Anastomosis was done between the carina and the right bronchus. Pedical graft of the intercostal muscle was used to strengthen the repaired suture line. The tracheal lumen was declamped and ventilation was continued. The right lung was inflated, and checking for leaks from the anastomotic site was carried out. Both lungs were ventilated with saturation of 98-99%. After repair, no air leak was noticed with positive pressure ventilation. The chest was closed after two ICD insertions: the first in the second intercostal space and the second in the fifth intercostal space. The patient was extubated after confirming adequate respiratory efforts and complete reversal. He was shifted to the ICU for further monitoring. Serial ABG showed improvement in gas exchange. The first ICD was removed on the third day and the second ICD on the fifth day. On the third postoperative day, follow-up chest X-ray (CXR) was advised, which showed full expansion of the lungs.
| Discussion|| |
An isolated bronchial tear without rib fracture is a very rare condition, which was encountered in our case. Difficulties in diagnosis may cause delay in treatment . Presentation of unexplained dyspnoea, recurrent pneumonia and unresolved pneumothorax even with ICD in a patient with a previous history of trauma should raise suspicion of missed bronchial injury. Skiagrams and CT scans show the lung drop below the level of the carina if the bronchus is completely transected, and it is a pathognomonic radiological sign (lung fallen sign) as we have found in our case. Because of delayed diagnosis these injuries lead to significant morbidity and mortality. Patients with TBI require urgent control of the airway, and evacuation of blood and air from the pleural space by intercostal drainage . Patients presenting with respiratory distress and persistent air leak usually require exploratory surgery. Recommended methods of one-lung ventilation are balloon-tipped bronchial blockers, univent tubes, DLT, and single-lumen endotracheal tube (ETT) . Commonly used techniques are single-lumen ETT and DLT. Hosalli et al.  used an ETT for primary repair of TBI following blunt chest trauma. Management with endotracheal intubation and positive pressure is likely to cause air leakage and produce further deterioration of pulmonary function . We used DLT in our case because it ensured adequate ventilation and facilitated the surgical procedure, and high pressure on suture lines was avoided. After repair it allowed ventilation of both lungs and helped us in finding an air leak at the surgical sight and allowed complete expansion of the collapsed lung. During surgery, ABG is recommended because hypoxemia is common with the use of DLT, but in our case we did not encounter hypoxemia. After surgery, early extubation is recommended in cases of TBI to avoid additional complications caused by the tube, elevated endotracheal pressure during artificial ventilation, or repeated suctioning . If the patient is haemodynamically unstable and requires postoperative ventilation it should be done with low tidal volume and hyperventilation (keep PCO 2 between 35 and 45 mmHg). DLT should always be replaced with a single-lumen ETT before starting postoperative ventilation.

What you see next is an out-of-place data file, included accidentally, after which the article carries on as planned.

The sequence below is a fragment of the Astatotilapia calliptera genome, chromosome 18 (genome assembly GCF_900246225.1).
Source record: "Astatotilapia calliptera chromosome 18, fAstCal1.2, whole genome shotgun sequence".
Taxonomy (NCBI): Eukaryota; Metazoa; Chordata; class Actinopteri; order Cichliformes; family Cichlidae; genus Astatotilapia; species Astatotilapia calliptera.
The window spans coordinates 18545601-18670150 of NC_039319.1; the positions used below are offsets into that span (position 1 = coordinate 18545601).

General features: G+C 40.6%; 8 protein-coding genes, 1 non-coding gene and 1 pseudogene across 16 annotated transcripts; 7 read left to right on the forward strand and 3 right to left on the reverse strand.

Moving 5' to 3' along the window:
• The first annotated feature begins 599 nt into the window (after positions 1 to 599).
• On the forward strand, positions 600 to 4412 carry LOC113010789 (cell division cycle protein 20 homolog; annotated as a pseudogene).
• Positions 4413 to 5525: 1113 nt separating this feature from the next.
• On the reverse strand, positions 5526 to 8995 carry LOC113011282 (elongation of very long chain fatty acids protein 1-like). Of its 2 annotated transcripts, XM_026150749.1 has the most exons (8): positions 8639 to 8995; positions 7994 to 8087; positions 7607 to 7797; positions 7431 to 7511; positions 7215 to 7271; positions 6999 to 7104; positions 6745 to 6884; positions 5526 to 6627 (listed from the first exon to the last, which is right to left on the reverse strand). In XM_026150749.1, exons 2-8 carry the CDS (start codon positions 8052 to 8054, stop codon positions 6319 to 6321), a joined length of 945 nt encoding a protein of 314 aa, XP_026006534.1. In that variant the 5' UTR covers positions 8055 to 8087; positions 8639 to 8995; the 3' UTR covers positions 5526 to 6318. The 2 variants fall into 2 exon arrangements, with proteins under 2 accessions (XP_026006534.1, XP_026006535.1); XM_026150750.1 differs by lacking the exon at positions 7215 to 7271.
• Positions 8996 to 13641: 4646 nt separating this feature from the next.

| Conclusion|| |
Early diagnosis and proper management of bronchial injury can improve the outcome. During anaesthesia a DLT has the main role in airway management. Good communication between the anaesthesiologist and the surgeon improves patient safety and surgical outcome.
Take home message
The possibility of bronchial tear should always be considered in a patient with blunt chest trauma with respiratory distress. Early diagnosis and treatment can cause significant decrease in morbidity and mortality.
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Conflicts of interest
There are no conflicts of interest.
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[Figure 1], [Figure 2]